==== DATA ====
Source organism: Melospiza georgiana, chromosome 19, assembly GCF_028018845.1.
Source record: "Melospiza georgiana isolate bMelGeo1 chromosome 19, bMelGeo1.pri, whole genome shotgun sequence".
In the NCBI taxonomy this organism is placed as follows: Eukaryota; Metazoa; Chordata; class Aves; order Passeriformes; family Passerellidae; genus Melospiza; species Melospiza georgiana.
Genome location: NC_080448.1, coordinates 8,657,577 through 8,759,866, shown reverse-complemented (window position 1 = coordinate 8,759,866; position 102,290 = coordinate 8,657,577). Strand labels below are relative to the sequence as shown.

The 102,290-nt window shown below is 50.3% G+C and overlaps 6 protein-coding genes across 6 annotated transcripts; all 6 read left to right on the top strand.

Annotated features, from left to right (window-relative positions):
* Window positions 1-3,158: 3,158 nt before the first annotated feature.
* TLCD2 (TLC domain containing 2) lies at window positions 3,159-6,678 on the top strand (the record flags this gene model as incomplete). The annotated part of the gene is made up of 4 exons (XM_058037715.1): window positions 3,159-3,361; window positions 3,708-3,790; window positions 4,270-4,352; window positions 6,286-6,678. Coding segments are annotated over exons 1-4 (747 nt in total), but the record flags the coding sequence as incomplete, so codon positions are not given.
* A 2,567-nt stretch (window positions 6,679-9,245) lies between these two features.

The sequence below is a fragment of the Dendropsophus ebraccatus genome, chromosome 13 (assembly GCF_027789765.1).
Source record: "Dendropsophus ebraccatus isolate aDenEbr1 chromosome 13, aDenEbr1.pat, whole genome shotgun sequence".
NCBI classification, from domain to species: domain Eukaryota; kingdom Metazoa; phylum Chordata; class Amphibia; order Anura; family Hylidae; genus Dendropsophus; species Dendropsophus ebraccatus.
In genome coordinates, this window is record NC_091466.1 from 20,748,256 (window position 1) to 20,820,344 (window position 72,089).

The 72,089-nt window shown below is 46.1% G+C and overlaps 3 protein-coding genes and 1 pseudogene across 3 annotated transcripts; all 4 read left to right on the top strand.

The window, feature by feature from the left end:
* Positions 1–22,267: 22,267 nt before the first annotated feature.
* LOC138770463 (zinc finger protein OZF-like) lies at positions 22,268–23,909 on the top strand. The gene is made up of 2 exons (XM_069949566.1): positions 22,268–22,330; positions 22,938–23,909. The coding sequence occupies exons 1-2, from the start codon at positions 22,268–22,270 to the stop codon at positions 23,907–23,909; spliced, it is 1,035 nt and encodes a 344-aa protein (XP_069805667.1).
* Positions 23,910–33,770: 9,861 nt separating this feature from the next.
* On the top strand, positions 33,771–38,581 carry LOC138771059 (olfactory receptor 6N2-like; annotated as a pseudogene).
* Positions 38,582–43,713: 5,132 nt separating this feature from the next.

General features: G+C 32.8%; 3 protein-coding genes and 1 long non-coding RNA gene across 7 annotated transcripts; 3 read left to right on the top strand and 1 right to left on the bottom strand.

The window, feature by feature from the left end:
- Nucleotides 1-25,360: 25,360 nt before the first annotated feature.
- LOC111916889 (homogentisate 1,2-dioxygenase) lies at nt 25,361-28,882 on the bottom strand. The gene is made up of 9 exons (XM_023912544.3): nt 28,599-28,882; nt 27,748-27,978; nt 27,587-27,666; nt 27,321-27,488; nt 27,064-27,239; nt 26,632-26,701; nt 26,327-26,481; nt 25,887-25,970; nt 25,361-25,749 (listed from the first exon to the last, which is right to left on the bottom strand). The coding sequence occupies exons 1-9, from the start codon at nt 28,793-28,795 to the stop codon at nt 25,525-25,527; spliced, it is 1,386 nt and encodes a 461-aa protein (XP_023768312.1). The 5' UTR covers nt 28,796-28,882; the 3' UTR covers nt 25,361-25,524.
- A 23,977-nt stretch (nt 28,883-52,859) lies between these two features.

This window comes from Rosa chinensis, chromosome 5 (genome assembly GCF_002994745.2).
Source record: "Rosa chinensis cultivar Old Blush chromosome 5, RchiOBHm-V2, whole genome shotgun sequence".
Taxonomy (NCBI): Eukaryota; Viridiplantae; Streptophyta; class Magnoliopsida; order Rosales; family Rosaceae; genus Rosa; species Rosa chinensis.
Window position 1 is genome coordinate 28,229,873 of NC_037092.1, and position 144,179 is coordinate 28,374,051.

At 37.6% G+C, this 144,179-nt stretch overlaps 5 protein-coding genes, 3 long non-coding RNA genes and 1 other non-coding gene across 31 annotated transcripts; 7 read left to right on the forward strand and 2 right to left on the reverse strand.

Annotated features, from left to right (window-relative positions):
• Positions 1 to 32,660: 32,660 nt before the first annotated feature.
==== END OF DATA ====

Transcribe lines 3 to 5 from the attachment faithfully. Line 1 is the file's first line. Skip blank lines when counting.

In the NCBI taxonomy this organism is placed as follows: Eukaryota; Metazoa; Chordata; class Aves; order Passeriformes; family Passerellidae; genus Melospiza; species Melospiza georgiana.
Genome location: NC_080448.1, coordinates 8,657,577 through 8,759,866, shown reverse-complemented (window position 1 = coordinate 8,759,866; position 102,290 = coordinate 8,657,577). Strand labels below are relative to the sequence as shown.

The 102,290-nt window shown below is 50.3% G+C and overlaps 6 protein-coding genes across 6 annotated transcripts; all 6 read left to right on the top strand.